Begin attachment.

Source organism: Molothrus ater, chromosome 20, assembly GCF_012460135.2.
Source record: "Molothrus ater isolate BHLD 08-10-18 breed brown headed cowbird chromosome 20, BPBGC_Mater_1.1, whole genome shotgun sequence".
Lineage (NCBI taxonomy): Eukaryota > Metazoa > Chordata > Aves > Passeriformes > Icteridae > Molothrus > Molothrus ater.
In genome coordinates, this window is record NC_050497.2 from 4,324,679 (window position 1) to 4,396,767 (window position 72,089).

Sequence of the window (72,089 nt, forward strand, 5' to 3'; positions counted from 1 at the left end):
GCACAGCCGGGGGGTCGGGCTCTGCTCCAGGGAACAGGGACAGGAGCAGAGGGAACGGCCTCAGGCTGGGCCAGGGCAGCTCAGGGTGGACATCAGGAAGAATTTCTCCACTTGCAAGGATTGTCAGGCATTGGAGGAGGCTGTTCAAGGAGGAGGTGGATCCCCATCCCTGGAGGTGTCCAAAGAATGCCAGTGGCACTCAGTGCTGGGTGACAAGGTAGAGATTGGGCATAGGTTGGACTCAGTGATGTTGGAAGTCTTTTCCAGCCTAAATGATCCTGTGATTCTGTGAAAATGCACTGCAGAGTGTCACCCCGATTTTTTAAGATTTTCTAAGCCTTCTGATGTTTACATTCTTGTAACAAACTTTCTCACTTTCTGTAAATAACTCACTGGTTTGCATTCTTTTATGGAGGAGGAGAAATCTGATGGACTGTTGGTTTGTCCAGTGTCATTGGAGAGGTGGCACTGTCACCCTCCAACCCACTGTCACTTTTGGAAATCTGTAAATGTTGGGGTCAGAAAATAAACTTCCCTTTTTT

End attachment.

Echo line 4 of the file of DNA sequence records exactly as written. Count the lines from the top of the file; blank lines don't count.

In genome coordinates, this window is record NC_050497.2 from 4,324,679 (window position 1) to 4,396,767 (window position 72,089).